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Abstract: SA-PO606

Ifosfamide-Induced Neurotoxicity Treated with CRRT

Session Information

Category: Dialysis

  • 801 Dialysis: Hemodialysis and Frequent Dialysis


  • Kaur, Avneet, Government Medical College Patiala, Patiala, Punjab, India
  • Merchant, Paul T., Cleveland Clinic, Cleveland, Ohio, United States
  • Ashour, Tarek, Cleveland Clinic, Cleveland, Ohio, United States

Ifosfamide is an alkylating chemotherapeutic agent with wide application in treatment of multiple gynecological cancers. Encephalopathy is one of the worrisome complications of ifosfamide therapy occurring in about 10-40% of the patients. We discuss a case of a 63-year-old female who developed ifosfamide-induced encephalopathy after an acute kidney injury (AKI).

Case Description

63 year old female patient with past history of uterine adenocarcinoma. She required multiple lines of chemotherapy, the latest regimen included doxorubicin and ifosfamide. Her clinical course was complicated by obstructive uropathy from the uterine mass and she required bilateral nephrostomy tube insertion. She also had recurrent AKI, severe metabolic acidosis and hypokalemia that was attributed to tubular toxicity from Ifosfamide. Her creatinine partially recovered and remained ~2 mg/dl with eGFR of 27 ml/min. She also had ifosfamide induced neurotoxcity and was successfully treated by IV methylene blue. She was admitted for her 3rd cycle of chemotherapy. On admission, her creatinine was 2.6 mg/dl. Her kidney function initially improved with IV fluids however worsened again and her creatinine peaked at 2.69 mg/dl. Both nephrostomy tubes were patent and kidney ultrasound showed no hydronephrosis. Her hospital course was complicated by altered mental status, CT scan brain showed no acute intracranial findings. She was treated for ifosfamide induced neurotoxicity with IV methylene blue however her mental status worsened, and she was transferred to the ICU. It is also notable that the patient was treated with aprepitant for nausea earlier in her admission and may have contributed to slowed metabolism of ifosfamide and decreased response to methylene blue. She was started on CVVHD given the concern of poor renal clearance of ifosfamide. She received 4 days of CVVHD ,her mental status gradually improved, and the dialysis line was removed.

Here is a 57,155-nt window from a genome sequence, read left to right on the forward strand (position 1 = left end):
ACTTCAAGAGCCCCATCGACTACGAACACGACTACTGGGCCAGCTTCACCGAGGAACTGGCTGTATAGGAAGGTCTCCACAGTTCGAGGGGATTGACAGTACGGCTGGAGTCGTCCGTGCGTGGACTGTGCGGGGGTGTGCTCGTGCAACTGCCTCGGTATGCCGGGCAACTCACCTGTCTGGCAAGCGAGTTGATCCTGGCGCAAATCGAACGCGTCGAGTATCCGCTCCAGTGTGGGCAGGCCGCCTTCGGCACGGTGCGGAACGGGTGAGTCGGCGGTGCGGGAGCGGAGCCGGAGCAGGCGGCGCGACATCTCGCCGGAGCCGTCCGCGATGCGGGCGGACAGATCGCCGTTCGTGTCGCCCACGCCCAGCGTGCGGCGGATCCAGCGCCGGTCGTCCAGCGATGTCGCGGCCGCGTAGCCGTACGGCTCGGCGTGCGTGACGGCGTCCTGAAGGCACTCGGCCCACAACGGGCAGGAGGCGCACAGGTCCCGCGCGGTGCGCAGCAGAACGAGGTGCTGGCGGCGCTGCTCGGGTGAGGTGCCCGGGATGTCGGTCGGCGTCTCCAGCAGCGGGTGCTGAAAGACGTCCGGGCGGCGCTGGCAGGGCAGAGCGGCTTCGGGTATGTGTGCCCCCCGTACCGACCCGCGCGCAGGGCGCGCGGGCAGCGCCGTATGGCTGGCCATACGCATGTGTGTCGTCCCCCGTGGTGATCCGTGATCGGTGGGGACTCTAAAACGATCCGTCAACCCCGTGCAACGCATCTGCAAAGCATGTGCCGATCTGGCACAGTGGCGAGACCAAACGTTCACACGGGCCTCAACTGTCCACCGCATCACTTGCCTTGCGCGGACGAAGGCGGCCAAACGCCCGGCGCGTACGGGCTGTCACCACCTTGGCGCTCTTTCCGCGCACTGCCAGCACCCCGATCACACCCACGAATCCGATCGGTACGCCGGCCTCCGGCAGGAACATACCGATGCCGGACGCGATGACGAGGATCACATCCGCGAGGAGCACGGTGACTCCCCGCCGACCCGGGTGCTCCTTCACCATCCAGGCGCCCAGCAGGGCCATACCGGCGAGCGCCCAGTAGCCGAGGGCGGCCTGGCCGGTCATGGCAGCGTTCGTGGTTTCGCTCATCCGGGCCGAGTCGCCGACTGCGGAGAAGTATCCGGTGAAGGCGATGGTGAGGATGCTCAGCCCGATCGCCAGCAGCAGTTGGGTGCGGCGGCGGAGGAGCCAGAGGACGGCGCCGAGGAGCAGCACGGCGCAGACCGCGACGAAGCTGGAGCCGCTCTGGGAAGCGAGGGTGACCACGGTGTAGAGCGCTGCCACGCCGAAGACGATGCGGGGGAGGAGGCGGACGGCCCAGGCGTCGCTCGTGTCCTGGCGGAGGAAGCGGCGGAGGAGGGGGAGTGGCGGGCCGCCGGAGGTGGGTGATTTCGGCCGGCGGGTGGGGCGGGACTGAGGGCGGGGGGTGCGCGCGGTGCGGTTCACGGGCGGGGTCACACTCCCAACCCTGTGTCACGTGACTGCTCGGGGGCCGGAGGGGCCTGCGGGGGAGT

This case illustrates the successful use of CVVHD in a patient with suspected ifosfamide neurotoxicity. An acute kidney injury along with use of aprepitant made the patient more prone to accumulation of toxic metabolites, which was not responsive to methylene blue. With increasing therapeutic options for cancer treatment, the nephrologist's role in handling medication side effects will continue to expand.